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‘A Real Scandal’: Democrats Slam Gas Industry’s Gutting Of Green Building Codes

WASHINGTON ― Four high-ranking congressional Democrats condemned a decision the private entity that sets the country’s default homebuilding guidelines made this week, which will gut requirements for new houses and offices to include the wiring for electric heaters, EV chargers and solar panels.

In November, trade associations representing the natural gas industry launched 11th-hour appeals to the International Code Council, the nonprofit consortium of local governments and industry groups in charge of writing the model building codes used in almost all U.S. states.

The gas groups asked the ICC to scrap new tweaks in its latest update to the codes that would make it cheaper for homeowners to go electric. While requiring the circuitry for electric appliances and vehicles might add a few thousand dollars to a new home’s asking price, it would cost the typical homeowner tens of thousands of dollars in renovations to rewire pre-built walls themselves.

The ICC’s appeals board rejected those asks earlier this month. But on Wednesday, the ICC’s board of directors overturned that ruling, stripping the pro-electrification provisions out of the latest codebook and handing gas utilities and furnace manufacturers a surprise victory.

“This is a real scandal,” Sen. Jeff Merkley (D-Ore.) told HuffPost in an email. “At the urging of fossil fuel companies, the ICC’s leadership has overruled its own experts and blocked code changes that would help electrify buildings and reduce reliance on fossil gas. This is a big setback for combatting climate chaos.”

Sen. Jeff Merkley (D-Ore.) speaks during a press conference supporting Tibet outside the U.S. Capitol on March 28th, 2023 in Washington, D.C.
Sen. Jeff Merkley (D-Ore.) speaks during a press conference supporting Tibet outside the U.S. Capitol on March 28th, 2023 in Washington, D.C. Anadolu via Getty Images

Sen. Ed Markey (D-Mass.), who has close ties to progressive climate movement groups, accused gas companies of “running up the tab for homeowners by attacking energy-efficient and electric appliances.” 

“The International Code Council has the big job of driving our nation’s model building codes,” Markey said in an emailed statement. “But its board turned over the keys to Big Gas, which used an undemocratic and non-transparent process to attack and roll back measures in the already-finalized 2024 codes that would have cut costs and made homes cleaner through electrification.”

Rep. Frank Pallone (D-N.J.) was among three top-ranked House Democrats who last week sent the ICC a letter warning the board of directors against granting the gas groups’ appeals. 

“This backroom deal is clearly a handout to the board’s corporate polluter and special interest friends, and it raises serious questions about the integrity of both this process and the ICC as an organization,” Pallone, the ranking member on the House Energy and Commerce Committee, told HuffPost on Thursday. “I look forward to getting answers and holding this group accountable”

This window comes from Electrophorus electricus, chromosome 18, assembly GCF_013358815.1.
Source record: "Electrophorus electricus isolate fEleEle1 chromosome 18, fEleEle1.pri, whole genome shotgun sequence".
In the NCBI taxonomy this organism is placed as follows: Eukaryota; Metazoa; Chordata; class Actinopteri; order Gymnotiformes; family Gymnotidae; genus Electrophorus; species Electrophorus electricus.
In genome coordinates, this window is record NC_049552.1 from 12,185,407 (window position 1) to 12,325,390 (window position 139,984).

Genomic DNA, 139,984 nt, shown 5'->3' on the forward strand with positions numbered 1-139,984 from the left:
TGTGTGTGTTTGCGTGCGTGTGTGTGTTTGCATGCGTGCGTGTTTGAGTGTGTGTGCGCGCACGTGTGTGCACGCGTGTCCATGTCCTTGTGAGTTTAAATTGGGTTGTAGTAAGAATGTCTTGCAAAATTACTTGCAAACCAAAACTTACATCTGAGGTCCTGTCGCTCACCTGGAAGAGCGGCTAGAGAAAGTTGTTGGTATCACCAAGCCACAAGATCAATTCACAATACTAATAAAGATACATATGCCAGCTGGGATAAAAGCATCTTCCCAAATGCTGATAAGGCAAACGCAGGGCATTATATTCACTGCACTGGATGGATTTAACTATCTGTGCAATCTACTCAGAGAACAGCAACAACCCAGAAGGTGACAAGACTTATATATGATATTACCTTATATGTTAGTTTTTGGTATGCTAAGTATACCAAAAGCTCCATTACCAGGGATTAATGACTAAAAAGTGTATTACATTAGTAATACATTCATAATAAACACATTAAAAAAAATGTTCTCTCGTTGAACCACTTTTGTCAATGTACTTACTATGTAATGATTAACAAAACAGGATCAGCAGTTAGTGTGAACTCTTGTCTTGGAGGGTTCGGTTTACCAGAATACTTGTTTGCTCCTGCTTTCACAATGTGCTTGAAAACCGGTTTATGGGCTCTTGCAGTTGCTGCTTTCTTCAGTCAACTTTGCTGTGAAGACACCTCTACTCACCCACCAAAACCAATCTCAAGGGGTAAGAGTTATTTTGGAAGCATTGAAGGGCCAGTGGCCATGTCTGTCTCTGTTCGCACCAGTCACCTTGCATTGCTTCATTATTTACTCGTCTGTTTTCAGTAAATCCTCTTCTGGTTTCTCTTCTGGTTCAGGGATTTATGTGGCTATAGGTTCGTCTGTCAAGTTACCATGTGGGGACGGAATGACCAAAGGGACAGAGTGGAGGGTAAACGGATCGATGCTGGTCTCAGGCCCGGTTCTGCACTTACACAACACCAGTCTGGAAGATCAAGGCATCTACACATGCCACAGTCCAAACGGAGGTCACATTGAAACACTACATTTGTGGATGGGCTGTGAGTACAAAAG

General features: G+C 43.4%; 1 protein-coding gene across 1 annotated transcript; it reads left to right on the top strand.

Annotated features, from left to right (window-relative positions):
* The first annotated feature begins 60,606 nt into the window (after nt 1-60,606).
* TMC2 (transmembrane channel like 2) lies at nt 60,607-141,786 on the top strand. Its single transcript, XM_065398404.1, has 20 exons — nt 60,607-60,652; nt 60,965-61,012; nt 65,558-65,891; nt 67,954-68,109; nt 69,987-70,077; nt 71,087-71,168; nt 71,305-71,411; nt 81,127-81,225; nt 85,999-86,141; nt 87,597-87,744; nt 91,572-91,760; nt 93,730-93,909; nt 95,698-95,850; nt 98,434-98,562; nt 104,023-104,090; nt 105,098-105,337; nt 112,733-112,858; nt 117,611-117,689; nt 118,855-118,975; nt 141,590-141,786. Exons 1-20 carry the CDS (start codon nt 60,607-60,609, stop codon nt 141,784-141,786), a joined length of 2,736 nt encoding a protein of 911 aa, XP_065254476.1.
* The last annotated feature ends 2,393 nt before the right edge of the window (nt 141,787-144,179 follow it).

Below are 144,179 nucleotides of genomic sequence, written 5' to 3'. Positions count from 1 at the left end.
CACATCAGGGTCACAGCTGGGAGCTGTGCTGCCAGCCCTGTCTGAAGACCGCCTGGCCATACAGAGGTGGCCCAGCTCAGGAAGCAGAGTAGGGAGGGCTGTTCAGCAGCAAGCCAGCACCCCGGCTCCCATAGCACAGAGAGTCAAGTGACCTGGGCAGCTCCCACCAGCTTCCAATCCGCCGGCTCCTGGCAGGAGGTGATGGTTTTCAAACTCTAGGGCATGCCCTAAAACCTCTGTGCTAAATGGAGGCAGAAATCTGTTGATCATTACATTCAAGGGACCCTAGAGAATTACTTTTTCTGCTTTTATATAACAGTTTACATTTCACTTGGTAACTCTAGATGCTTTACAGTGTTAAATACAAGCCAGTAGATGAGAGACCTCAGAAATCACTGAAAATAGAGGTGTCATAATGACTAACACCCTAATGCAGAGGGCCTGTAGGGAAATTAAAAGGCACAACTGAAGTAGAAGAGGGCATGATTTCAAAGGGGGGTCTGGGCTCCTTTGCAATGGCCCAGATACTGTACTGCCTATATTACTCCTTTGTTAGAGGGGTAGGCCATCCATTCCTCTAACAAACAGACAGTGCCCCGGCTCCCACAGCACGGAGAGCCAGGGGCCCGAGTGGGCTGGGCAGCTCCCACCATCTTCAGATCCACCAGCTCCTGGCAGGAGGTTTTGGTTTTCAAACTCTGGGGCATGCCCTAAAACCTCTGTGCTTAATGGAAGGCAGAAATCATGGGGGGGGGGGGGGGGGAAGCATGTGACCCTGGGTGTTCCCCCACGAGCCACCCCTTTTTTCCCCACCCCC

Rep. Paul Tonko (D-N.Y.) speaks at a news conference calling for climate legislation outside of the U.S. Capitol Building on June 16, 2022 in Washington, D.C.
Rep. Paul Tonko (D-N.Y.) speaks at a news conference calling for climate legislation outside of the U.S. Capitol Building on June 16, 2022 in Washington, D.C. Anna Moneymaker via Getty Images

In an interview Thursday on Capitol Hill, Rep. Paul Tonko (D-N.Y.), who had also signed onto Pallone’s letter, said Congress needs to “continue the advocacy” and maintain engagement with the ICC.

“I’m hoping we can work out some arrangement where the codes are addressed and respond to greening up,” he said.

Federal law dating back nearly two decades encourages the U.S. government to write its own national building standards that can be used for manufactured homes and federal and some commercial buildings, and to fill in gaps in the ICC’s energy codes. But no agencies have actually written a full code, and unless they do, the law requires them to use the ICC’s codes as a substitute.

The law also directs federal agencies to assess the ICC’s latest energy codes every three years and determine whether they cut back on wasted electricity and heat, among other things. If the new rules pass muster, the  government is supposed to put them in place as part of the criteria for federal housing loans.

Despite this mandate, the federal government has routinely violated the law by either slow-walking updates to loan requirements or loosening the standards to the point of making them ineffective. The only update came in 2015, when the Obama administration made the ICC’s 2009-level energy codes the standard for new federal housing loans.

The Biden administration signaled last year it would increase the standard to the 2021 codes, which would represent a huge leap in terms of energy efficiency rules for states still using the old codes. But the proposal to actually update the requirements for housing loans, which would likely prove politically polarizing in red states, remains stalled in the bureaucracy.

Advocacy groups recently formed a nationwide network called the National Energy Codes Collaborative, which is scheduled to begin meeting to support states updating to more energy-efficient codes this May.

While none of the lawmakers endorsed those specific efforts, Tonko said Congress should “advise” the ICC to provide “input and and just share our concern.”

“We need to take climate seriously,” he said. “I’m hoping we can work out some arrangement where the codes are addressed and respond to greening up. We need to do that.”

Arthur Delaney reported from Washington, D.C. Alexander C. Kaufman reported from New York.

This article has been updated to better reflect the NECC’s goals. 

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